“When I was in college, a teacher once said that all women live by a ‘rape schedule.’ I was baffled by the term, but as she went on to explain, I got really freaked out. Because I realized that I knew exactly what she was talking about. And you do too. Because of their constant fear of rape (conscious or not), women do things throughout the day to protect themselves. Whether it’s carrying our keys in our hands as we walk home, locking our car doors as soon as we get in, or not walking down certain streets, we take precautions. While taking precautions is certainly not a bad idea, the fact that certain things women do are so ingrained into our daily routines is truly disturbing. It’s essentially like living in a prison – all the time. We can’t assume that we’re safe anywhere: not on the streets, not in our homes. And we’re so used to feeling unsafe that we don’t even see that there’s something seriously fucked up about it.” – Jessica Valenti
I feel there is no better way to start this article than to preface it with the above quote. As terrible and unsettling of a reality as it is, it cannot be ignored that this, in fact, is a reality for 100% of women. Sadly, the threat of this reality is more probable for college aged women.
We have heard the precautionary steps one can take to avoid being assaulted, raped, or harassed: never walking alone, locking your car/apartment/dorm room, carrying pepper spray, etc. However, regardless of all the things women (and men too!) can do to prevent rape, sexual assault, and sexual harassment, it still happens every day and most likely either already has happened to someone we love or even to ourselves. In the three years I’ve been in college, I already know of at least half a dozen friends that have been affected by these crimes. We all know at least one.
In any potentially hazardous situation, we have all heard the saying: “If you see something, say something.” This same concept translates to situations involving sexual abuse, harassment, and rape. When and if a friend comes to you with their own personal story, encourage them to seek out the help they undoubtedly need. Most, if not all, schools offer free counseling services and health services. Be an ally to your friends – encourage them to go to the authorities and make people aware of the perpetrator. Justice is the most important gift victims can give themselves.
Safety exceeds locking your car and apartment and not walking alone late at night – safety also encompasses making sure that those that have been affected by such crimes get the help and support they need. The biggest struggle for an affected young women is mental health. Depression, anxiety, paranoia, insomnia, and other mental and emotional instabilities are all common results of abuse and the sooner they are dealt with, the easier it will be for victims to move forward on a path of healing. As friends, classmates, and women I consider to be a responsibility to ensure that safe and comfortable environments are created for these women to share their stories and find comfort and healing in their struggle.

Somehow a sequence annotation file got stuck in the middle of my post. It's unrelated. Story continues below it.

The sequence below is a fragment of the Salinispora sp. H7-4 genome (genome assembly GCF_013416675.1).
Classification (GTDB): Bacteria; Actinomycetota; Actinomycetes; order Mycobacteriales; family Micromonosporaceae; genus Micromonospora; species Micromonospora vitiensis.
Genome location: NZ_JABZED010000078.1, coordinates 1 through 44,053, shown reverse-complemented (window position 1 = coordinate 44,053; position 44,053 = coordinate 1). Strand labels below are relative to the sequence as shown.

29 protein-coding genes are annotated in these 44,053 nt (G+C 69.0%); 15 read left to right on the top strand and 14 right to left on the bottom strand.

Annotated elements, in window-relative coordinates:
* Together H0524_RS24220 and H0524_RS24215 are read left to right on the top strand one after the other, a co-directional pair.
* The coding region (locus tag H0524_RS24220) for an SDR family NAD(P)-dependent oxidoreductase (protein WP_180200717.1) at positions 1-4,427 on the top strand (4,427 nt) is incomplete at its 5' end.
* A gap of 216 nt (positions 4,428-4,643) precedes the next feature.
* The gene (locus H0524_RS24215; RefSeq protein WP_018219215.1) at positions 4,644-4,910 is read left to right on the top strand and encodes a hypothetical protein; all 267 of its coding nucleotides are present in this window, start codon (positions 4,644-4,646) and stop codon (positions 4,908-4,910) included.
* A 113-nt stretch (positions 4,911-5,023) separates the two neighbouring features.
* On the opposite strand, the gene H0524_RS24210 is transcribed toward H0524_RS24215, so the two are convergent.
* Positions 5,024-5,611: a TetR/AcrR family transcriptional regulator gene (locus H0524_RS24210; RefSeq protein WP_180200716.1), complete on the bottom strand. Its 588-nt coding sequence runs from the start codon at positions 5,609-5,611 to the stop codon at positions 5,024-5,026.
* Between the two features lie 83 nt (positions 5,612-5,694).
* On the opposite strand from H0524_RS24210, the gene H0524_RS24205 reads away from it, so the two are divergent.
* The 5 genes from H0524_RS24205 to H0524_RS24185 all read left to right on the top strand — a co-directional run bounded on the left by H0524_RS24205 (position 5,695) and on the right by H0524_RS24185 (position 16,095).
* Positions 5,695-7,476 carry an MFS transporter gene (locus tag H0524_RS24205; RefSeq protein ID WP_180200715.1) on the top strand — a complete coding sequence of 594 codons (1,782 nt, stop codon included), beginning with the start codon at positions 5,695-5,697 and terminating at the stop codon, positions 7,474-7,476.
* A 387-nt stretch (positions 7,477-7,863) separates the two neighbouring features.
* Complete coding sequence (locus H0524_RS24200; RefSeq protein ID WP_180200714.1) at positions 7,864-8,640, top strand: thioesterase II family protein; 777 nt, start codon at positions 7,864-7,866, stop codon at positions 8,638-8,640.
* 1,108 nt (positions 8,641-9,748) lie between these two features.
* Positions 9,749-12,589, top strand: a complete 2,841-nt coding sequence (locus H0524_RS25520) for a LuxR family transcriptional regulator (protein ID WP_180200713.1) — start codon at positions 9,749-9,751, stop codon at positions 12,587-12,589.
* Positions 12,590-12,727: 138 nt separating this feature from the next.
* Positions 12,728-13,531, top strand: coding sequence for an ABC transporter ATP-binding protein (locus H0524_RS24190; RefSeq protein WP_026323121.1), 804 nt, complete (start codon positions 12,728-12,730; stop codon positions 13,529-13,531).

The greatest thing you can ever do is be a great listener. Insensitivity and comments such as, “Oh, you’re just being dramatic” are counter-productive and ultimately cause more hurt. Give support by offering to accompany them when they tell someone in authority, be a shoulder to cry on, and most importantly, always point them in the direction of seeking out health professionals.
Ladies (and gentlemen), the point of this article is simply to be aware. Not just simply of your surroundings, but of the emotional needs of those you know that have been sexually assaulted, raped, or harassed. As friends and responsible human beings, stand up for those who have been affected, encourage them to speak up and stand for justice. As an ally, be willing to listen and offer support or even just uplifting words. These unfortunate acts of violence against women do happen and when they do ensure that as a student body, we create an environment where these women can share their stories, get the help they need, and bring awareness to these injustices.